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Bill to build bypass demanded for decades could top £37m

PUBLISHED: 14:08 05 October 2020 | UPDATED: 14:58 05 October 2020

The Long Stratton bypass has moved a step nearer. Pic: Sonya Duncan

The Long Stratton bypass has moved a step nearer. Pic: Sonya Duncan

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The bill for a bypass people have demanded for decades could top £37m, it has been revealed, as final touches are made to the business case for the road.

Martin Wilby, Norfolk County Council cabinet member for highways, infrastructure and transport. Picture: Simon ParkinMartin Wilby, Norfolk County Council cabinet member for highways, infrastructure and transport. Picture: Simon Parkin

People in Long Stratton have long been calling for a bypass, so that traffic using the A140 does not go straight through the town.

Last year, the Department for Transport made £500,000 available to work up the business case for the bypass, and officers at Norfolk County Council estimate the overall cost of the bypass would be £37.44m.

That is considerably more than the £29m figure which had been used last year - but the council said last year’s figure had not included provision for fees or inflation or a revised allowance for risk.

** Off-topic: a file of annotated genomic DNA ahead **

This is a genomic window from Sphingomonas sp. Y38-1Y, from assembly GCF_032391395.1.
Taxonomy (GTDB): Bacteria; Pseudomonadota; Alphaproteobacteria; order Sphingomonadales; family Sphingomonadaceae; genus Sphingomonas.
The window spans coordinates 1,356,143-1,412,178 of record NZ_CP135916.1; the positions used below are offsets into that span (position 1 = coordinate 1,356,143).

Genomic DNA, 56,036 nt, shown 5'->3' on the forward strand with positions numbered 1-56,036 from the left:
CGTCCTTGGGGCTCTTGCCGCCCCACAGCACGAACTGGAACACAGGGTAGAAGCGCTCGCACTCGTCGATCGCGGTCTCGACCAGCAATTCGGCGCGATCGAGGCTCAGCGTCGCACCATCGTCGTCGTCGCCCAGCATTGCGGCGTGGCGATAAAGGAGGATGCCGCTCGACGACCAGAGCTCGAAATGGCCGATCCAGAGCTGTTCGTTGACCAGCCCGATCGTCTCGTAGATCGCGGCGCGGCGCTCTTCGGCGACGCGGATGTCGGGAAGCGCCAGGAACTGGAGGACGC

The project would be mainly externally funded with 70pc from the government’s Major Road Network Fund and 30pc from local contributions, made up primarily of developer contributions and Community Infrastructure Levy contributions.

Flashback to 2002: Theresa May, then shadow secretary of state for transport being is shown proposed Long Stratton bypass plans. Pic: James BassFlashback to 2002: Theresa May, then shadow secretary of state for transport being is shown proposed Long Stratton bypass plans. Pic: James Bass

The business case, due to be submitted next month, aims to show the government the bypass is worth investing in.

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At a meeting of the county council’s Conservative-controlled cabinet on Monday, councillors agreed to delegate the approval of the business case to Martin Wilby, cabinet member for highways and transport.

They also agreed to set up a steering group of councillors to keep tabs on the project.

Mr Wilby said: “This is really good news. The Long Stratton Bypass has been a priority for this council and it’s getting closer.”

The new bypass, to the east of the town, would be a single carriageway road, extending from the existing junction between the A140 and Church Lane to the north.

It would head south for just under two miles and then rejoin the existing A140, just south of Oakside Farm.

The council, which says the bypass would create 625 jobs and 1,800 new homes, hopes to lodge an updated planning application for the road by the middle of next year.

The target date for work to start on building it is mid-2023, with the road open to traffic before the end of 2024.

Alison Thomas, county councillor for Long Stratton, said: “I am very grateful for the continued push to deliver the much needed bypass to improve the lives of local residents.”


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